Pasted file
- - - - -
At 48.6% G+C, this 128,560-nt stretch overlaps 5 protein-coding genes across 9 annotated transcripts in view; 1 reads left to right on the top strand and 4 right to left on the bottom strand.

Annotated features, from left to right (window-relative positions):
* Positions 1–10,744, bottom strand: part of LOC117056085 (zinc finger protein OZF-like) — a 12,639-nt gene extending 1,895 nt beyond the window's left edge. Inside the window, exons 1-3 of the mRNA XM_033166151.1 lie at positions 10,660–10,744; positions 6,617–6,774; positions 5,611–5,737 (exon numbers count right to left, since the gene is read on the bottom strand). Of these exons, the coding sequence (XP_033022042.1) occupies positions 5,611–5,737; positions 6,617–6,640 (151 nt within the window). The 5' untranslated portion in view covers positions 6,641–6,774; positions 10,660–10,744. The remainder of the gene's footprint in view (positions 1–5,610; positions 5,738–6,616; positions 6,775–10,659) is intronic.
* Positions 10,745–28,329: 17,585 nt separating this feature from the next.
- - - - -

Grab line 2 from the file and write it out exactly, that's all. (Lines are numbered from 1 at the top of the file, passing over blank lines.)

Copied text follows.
Annotated features, from left to right (window-relative positions):